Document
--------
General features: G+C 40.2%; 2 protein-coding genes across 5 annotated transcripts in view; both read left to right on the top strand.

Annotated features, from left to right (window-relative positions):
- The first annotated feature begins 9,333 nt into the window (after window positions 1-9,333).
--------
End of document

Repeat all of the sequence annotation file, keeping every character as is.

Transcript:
General features: G+C 40.2%; 2 protein-coding genes across 5 annotated transcripts in view; both read left to right on the top strand.

Annotated features, from left to right (window-relative positions):
- The first annotated feature begins 9,333 nt into the window (after window positions 1-9,333).